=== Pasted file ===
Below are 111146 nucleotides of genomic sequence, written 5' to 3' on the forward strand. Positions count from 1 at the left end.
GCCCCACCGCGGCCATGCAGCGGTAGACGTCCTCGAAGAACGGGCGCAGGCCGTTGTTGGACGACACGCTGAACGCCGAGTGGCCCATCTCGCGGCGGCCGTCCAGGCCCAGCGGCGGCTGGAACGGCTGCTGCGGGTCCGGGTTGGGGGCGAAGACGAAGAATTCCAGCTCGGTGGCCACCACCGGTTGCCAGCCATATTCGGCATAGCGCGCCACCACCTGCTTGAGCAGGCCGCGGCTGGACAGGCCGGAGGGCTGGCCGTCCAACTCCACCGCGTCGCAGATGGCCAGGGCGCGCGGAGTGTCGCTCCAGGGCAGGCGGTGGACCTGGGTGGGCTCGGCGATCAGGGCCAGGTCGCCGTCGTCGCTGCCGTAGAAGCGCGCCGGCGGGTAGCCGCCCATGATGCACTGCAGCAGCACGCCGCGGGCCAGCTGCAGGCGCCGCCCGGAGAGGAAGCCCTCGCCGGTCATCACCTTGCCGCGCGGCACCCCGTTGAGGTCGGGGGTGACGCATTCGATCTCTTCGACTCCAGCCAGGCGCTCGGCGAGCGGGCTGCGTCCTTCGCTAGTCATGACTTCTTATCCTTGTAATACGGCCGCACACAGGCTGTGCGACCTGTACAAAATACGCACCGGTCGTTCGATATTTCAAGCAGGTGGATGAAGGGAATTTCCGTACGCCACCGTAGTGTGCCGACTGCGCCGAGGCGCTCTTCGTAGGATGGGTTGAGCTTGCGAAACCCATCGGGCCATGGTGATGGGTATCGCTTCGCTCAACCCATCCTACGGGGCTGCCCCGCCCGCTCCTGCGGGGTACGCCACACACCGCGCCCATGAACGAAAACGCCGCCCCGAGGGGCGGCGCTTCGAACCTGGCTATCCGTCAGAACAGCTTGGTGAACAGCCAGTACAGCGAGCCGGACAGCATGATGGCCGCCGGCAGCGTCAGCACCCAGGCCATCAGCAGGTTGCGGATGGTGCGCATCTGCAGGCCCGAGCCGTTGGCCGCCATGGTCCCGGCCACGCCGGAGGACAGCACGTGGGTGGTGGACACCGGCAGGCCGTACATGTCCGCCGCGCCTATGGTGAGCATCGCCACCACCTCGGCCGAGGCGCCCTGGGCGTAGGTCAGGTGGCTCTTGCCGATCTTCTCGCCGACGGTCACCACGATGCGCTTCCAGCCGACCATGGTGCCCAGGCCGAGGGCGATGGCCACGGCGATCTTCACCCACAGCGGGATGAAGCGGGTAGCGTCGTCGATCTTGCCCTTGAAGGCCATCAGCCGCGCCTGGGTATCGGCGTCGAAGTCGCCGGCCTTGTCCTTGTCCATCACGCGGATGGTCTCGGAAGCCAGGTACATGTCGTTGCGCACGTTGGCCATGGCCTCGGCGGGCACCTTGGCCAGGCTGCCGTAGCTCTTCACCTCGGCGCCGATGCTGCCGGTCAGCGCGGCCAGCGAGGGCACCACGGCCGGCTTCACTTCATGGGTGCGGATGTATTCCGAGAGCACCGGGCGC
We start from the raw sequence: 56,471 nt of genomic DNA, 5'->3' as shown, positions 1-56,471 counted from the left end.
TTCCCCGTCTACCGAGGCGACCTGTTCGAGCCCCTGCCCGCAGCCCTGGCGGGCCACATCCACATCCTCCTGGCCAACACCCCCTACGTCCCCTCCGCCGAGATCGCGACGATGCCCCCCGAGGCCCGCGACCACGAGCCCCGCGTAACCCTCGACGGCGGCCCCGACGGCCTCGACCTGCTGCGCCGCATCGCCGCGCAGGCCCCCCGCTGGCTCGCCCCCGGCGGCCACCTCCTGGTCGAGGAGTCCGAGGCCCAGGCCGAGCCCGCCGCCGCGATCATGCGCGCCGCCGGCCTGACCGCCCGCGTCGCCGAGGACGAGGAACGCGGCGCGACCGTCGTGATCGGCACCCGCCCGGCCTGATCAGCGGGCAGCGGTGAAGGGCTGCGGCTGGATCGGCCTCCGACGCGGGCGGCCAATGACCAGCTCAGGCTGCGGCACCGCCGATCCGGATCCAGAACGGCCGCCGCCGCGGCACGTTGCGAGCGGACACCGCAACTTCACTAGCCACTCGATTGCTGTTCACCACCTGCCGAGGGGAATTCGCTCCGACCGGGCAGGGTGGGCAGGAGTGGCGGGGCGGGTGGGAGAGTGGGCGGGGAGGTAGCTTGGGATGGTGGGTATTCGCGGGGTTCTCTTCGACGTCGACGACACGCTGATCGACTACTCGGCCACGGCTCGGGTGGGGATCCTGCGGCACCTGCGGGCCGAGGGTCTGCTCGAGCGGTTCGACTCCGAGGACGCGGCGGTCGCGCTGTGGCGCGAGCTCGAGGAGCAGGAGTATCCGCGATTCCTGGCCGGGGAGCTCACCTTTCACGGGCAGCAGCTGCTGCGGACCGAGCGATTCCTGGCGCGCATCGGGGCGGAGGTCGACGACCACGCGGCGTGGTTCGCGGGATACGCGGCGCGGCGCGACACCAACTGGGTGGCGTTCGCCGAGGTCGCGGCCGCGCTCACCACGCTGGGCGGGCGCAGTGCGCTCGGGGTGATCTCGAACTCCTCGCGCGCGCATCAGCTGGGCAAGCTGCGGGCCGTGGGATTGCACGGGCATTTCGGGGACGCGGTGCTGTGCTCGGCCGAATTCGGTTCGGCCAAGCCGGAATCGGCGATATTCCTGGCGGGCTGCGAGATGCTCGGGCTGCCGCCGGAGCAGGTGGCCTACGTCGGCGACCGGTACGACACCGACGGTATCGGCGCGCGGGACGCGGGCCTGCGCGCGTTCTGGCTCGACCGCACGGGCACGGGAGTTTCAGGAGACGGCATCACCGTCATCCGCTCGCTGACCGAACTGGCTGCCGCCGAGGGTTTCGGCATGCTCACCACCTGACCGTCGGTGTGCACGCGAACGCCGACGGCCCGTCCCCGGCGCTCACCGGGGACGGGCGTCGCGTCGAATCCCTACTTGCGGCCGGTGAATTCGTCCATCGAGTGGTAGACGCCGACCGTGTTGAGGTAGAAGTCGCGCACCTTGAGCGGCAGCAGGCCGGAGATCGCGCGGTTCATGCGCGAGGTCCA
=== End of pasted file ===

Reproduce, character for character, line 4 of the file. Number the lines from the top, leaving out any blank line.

TTCCCCGTCTACCGAGGCGACCTGTTCGAGCCCCTGCCCGCAGCCCTGGCGGGCCACATCCACATCCTCCTGGCCAACACCCCCTACGTCCCCTCCGCCGAGATCGCGACGATGCCCCCCGAGGCCCGCGACCACGAGCCCCGCGTAACCCTCGACGGCGGCCCCGACGGCCTCGACCTGCTGCGCCGCATCGCCGCGCAGGCCCCCCGCTGGCTCGCCCCCGGCGGCCACCTCCTGGTCGAGGAGTCCGAGGCCCAGGCCGAGCCCGCCGCCGCGATCATGCGCGCCGCCGGCCTGACCGCCCGCGTCGCCGAGGACGAGGAACGCGGCGCGACCGTCGTGATCGGCACCCGCCCGGCCTGATCAGCGGGCAGCGGTGAAGGGCTGCGGCTGGATCGGCCTCCGACGCGGGCGGCCAATGACCAGCTCAGGCTGCGGCACCGCCGATCCGGATCCAGAACGGCCGCCGCCGCGGCACGTTGCGAGCGGACACCGCAACTTCACTAGCCACTCGATTGCTGTTCACCACCTGCCGAGGGGAATTCGCTCCGACCGGGCAGGGTGGGCAGGAGTGGCGGGGCGGGTGGGAGAGTGGGCGGGGAGGTAGCTTGGGATGGTGGGTATTCGCGGGGTTCTCTTCGACGTCGACGACACGCTGATCGACTACTCGGCCACGGCTCGGGTGGGGATCCTGCGGCACCTGCGGGCCGAGGGTCTGCTCGAGCGGTTCGACTCCGAGGACGCGGCGGTCGCGCTGTGGCGCGAGCTCGAGGAGCAGGAGTATCCGCGATTCCTGGCCGGGGAGCTCACCTTTCACGGGCAGCAGCTGCTGCGGACCGAGCGATTCCTGGCGCGCATCGGGGCGGAGGTCGACGACCACGCGGCGTGGTTCGCGGGATACGCGGCGCGGCGCGACACCAACTGGGTGGCGTTCGCCGAGGTCGCGGCCGCGCTCACCACGCTGGGCGGGCGCAGTGCGCTCGGGGTGATCTCGAACTCCTCGCGCGCGCATCAGCTGGGCAAGCTGCGGGCCGTGGGATTGCACGGGCATTTCGGGGACGCGGTGCTGTGCTCGGCCGAATTCGGTTCGGCCAAGCCGGAATCGGCGATATTCCTGGCGGGCTGCGAGATGCTCGGGCTGCCGCCGGAGCAGGTGGCCTACGTCGGCGACCGGTACGACACCGACGGTATCGGCGCGCGGGACGCGGGCCTGCGCGCGTTCTGGCTCGACCGCACGGGCACGGGAGTTTCAGGAGACGGCATCACCGTCATCCGCTCGCTGACCGAACTGGCTGCCGCCGAGGGTTTCGGCATGCTCACCACCTGACCGTCGGTGTGCACGCGAACGCCGACGGCCCGTCCCCGGCGCTCACCGGGGACGGGCGTCGCGTCGAATCCCTACTTGCGGCCGGTGAATTCGTCCATCGAGTGGTAGACGCCGACCGTGTTGAGGTAGAAGTCGCGCACCTTGAGCGGCAGCAGGCCGGAGATCGCGCGGTTCATGCGCGAGGTCCA